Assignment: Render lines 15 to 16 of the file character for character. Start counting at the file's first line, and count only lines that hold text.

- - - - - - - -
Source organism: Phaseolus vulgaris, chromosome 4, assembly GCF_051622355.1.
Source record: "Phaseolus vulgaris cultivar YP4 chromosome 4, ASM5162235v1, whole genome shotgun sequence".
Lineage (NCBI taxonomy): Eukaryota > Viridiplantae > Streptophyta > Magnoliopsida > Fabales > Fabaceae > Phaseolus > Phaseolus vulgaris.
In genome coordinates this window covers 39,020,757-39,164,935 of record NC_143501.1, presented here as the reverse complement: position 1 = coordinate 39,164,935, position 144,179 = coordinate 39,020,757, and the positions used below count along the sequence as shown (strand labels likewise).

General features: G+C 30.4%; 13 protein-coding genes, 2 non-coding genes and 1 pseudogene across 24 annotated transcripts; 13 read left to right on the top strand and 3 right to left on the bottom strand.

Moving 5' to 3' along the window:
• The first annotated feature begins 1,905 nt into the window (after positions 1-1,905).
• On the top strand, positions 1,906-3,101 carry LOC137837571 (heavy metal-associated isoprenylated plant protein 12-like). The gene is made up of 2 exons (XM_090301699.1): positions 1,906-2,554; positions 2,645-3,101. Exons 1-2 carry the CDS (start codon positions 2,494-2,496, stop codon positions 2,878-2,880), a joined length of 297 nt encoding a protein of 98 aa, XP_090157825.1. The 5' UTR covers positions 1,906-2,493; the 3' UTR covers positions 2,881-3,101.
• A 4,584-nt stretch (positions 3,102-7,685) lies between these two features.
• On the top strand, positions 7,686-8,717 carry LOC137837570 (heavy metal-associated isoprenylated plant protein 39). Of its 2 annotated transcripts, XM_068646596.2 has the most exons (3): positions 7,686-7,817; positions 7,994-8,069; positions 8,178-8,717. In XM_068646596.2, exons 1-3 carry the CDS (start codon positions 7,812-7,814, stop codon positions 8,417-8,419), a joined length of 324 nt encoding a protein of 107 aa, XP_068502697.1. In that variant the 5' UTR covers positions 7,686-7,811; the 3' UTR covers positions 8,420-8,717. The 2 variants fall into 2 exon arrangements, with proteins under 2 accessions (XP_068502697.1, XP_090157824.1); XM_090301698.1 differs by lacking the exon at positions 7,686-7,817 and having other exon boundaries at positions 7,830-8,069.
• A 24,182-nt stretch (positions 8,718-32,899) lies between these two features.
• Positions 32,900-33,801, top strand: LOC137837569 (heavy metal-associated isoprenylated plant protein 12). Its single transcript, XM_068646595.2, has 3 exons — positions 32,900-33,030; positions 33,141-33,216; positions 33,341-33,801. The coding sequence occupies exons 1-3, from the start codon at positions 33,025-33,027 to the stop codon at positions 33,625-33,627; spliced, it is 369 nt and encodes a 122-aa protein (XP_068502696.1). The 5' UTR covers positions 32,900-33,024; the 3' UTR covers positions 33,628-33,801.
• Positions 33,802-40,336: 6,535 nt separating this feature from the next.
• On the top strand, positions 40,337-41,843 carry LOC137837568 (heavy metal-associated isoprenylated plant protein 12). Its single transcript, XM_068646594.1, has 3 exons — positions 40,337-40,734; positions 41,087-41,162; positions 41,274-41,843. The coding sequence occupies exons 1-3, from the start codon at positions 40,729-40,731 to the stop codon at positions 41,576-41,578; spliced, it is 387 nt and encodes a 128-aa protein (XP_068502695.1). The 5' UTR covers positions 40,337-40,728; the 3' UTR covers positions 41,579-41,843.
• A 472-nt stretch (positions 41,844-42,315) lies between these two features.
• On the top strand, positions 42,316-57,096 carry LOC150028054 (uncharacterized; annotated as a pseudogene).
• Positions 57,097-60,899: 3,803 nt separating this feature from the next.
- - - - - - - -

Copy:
• A 472-nt stretch (positions 41,844-42,315) lies between these two features.
• On the top strand, positions 42,316-57,096 carry LOC150028054 (uncharacterized; annotated as a pseudogene).